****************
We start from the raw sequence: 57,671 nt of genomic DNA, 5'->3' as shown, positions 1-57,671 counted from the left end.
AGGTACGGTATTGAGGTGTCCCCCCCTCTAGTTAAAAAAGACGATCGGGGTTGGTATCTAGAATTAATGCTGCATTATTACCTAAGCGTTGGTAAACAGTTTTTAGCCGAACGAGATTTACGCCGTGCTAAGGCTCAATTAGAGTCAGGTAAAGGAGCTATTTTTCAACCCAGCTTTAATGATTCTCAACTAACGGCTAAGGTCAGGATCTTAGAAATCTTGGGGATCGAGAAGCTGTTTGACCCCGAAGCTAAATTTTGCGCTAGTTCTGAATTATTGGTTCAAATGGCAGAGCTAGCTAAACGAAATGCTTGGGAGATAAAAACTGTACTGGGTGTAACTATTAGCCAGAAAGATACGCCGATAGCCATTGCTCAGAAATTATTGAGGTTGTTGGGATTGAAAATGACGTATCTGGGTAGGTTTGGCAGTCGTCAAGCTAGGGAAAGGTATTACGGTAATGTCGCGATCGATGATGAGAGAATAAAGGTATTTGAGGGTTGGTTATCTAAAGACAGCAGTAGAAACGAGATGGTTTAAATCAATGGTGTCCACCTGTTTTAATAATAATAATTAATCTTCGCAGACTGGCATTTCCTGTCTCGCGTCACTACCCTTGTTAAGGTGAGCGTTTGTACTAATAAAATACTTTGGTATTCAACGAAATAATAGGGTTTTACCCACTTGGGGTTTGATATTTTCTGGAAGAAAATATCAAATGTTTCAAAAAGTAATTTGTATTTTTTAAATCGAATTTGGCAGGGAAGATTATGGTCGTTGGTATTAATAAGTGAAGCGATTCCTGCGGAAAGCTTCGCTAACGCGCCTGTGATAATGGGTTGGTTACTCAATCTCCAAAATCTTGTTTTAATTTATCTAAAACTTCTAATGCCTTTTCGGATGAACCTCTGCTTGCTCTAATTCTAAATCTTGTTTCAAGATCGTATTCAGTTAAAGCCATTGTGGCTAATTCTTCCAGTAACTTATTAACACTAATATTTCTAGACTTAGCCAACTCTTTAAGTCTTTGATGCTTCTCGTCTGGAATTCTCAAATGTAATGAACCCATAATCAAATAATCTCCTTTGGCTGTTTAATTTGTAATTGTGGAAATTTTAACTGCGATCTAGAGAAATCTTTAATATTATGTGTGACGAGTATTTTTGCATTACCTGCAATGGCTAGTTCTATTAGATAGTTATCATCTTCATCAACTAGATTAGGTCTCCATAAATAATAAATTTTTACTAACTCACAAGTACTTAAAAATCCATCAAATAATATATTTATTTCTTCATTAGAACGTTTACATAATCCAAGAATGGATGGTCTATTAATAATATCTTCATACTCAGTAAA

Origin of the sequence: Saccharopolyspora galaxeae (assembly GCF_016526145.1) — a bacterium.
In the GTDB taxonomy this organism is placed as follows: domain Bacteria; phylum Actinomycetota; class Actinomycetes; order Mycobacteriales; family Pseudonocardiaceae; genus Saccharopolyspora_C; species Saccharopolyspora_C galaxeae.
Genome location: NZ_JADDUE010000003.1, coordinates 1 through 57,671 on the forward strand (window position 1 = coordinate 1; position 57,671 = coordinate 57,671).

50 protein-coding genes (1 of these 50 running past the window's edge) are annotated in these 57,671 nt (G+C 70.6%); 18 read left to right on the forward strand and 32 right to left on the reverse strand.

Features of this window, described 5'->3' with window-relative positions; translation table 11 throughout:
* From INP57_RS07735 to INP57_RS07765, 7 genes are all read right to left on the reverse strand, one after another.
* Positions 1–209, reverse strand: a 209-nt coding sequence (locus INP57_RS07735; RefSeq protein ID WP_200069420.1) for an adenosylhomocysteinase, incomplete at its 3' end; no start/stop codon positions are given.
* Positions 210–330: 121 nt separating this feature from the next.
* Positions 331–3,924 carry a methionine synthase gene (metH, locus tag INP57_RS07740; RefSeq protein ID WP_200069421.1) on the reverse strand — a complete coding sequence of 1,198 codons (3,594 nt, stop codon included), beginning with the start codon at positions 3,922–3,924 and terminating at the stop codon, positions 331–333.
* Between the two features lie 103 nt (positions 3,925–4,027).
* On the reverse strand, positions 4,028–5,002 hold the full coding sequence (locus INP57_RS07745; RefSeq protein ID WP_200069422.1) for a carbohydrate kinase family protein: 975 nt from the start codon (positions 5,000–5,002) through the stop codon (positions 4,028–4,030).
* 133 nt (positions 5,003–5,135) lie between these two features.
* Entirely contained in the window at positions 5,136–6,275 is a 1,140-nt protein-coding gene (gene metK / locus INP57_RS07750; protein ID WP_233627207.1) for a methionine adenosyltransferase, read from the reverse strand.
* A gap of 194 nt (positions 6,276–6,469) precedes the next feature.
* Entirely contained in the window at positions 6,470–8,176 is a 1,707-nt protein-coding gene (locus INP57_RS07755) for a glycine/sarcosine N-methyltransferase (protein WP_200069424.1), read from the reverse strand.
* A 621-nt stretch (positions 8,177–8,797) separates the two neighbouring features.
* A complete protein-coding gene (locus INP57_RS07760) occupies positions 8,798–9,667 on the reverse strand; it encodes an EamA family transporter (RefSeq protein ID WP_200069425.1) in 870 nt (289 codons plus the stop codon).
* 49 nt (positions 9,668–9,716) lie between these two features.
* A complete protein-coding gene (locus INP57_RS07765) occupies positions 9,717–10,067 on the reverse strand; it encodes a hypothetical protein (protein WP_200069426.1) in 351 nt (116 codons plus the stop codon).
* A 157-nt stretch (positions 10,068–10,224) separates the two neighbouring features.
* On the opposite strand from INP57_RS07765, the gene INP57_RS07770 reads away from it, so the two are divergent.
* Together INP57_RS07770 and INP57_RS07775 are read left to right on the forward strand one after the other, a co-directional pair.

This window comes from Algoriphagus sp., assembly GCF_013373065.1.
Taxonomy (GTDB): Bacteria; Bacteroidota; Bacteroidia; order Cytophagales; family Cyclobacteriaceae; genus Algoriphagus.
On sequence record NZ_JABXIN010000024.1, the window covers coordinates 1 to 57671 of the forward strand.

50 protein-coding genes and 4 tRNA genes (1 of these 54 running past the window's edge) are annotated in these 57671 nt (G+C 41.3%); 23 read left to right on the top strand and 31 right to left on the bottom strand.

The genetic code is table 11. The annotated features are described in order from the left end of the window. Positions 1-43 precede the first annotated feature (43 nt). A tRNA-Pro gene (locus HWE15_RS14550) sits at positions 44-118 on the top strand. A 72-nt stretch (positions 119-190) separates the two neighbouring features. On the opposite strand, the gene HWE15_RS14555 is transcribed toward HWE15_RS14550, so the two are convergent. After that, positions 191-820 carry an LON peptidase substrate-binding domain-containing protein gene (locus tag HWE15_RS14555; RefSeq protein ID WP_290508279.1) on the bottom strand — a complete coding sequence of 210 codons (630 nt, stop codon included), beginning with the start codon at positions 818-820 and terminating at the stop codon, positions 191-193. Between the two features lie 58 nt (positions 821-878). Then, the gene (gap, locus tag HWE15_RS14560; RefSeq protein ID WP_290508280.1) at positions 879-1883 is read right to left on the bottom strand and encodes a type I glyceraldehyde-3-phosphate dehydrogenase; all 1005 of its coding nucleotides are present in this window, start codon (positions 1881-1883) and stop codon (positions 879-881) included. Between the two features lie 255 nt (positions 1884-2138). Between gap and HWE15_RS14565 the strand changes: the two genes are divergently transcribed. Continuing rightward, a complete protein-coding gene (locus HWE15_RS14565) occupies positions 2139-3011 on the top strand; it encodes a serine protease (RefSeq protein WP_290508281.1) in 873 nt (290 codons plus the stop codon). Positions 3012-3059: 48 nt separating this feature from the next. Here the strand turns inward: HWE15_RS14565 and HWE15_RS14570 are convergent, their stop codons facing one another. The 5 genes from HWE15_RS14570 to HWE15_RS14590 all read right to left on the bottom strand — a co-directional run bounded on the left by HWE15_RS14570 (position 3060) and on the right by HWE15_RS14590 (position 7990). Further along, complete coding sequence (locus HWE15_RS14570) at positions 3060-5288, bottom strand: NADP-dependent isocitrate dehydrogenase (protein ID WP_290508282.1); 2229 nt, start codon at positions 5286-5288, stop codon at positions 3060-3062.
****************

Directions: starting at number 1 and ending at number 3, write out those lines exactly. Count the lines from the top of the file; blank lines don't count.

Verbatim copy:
We start from the raw sequence: 57,671 nt of genomic DNA, 5'->3' as shown, positions 1-57,671 counted from the left end.
AGGTACGGTATTGAGGTGTCCCCCCCTCTAGTTAAAAAAGACGATCGGGGTTGGTATCTAGAATTAATGCTGCATTATTACCTAAGCGTTGGTAAACAGTTTTTAGCCGAACGAGATTTACGCCGTGCTAAGGCTCAATTAGAGTCAGGTAAAGGAGCTATTTTTCAACCCAGCTTTAATGATTCTCAACTAACGGCTAAGGTCAGGATCTTAGAAATCTTGGGGATCGAGAAGCTGTTTGACCCCGAAGCTAAATTTTGCGCTAGTTCTGAATTATTGGTTCAAATGGCAGAGCTAGCTAAACGAAATGCTTGGGAGATAAAAACTGTACTGGGTGTAACTATTAGCCAGAAAGATACGCCGATAGCCATTGCTCAGAAATTATTGAGGTTGTTGGGATTGAAAATGACGTATCTGGGTAGGTTTGGCAGTCGTCAAGCTAGGGAAAGGTATTACGGTAATGTCGCGATCGATGATGAGAGAATAAAGGTATTTGAGGGTTGGTTATCTAAAGACAGCAGTAGAAACGAGATGGTTTAAATCAATGGTGTCCACCTGTTTTAATAATAATAATTAATCTTCGCAGACTGGCATTTCCTGTCTCGCGTCACTACCCTTGTTAAGGTGAGCGTTTGTACTAATAAAATACTTTGGTATTCAACGAAATAATAGGGTTTTACCCACTTGGGGTTTGATATTTTCTGGAAGAAAATATCAAATGTTTCAAAAAGTAATTTGTATTTTTTAAATCGAATTTGGCAGGGAAGATTATGGTCGTTGGTATTAATAAGTGAAGCGATTCCTGCGGAAAGCTTCGCTAACGCGCCTGTGATAATGGGTTGGTTACTCAATCTCCAAAATCTTGTTTTAATTTATCTAAAACTTCTAATGCCTTTTCGGATGAACCTCTGCTTGCTCTAATTCTAAATCTTGTTTCAAGATCGTATTCAGTTAAAGCCATTGTGGCTAATTCTTCCAGTAACTTATTAACACTAATATTTCTAGACTTAGCCAACTCTTTAAGTCTTTGATGCTTCTCGTCTGGAATTCTCAAATGTAATGAACCCATAATCAAATAATCTCCTTTGGCTGTTTAATTTGTAATTGTGGAAATTTTAACTGCGATCTAGAGAAATCTTTAATATTATGTGTGACGAGTATTTTTGCATTACCTGCAATGGCTAGTTCTATTAGATAGTTATCATCTTCATCAACTAGATTAGGTCTCCATAAATAATAAATTTTTACTAACTCACAAGTACTTAAAAATCCATCAAATAATATATTTATTTCTTCATTAGAACGTTTACATAATCCAAGAATGGATGGTCTATTAATAATATCTTCATACTCAGTAAA

Origin of the sequence: Saccharopolyspora galaxeae (assembly GCF_016526145.1) — a bacterium.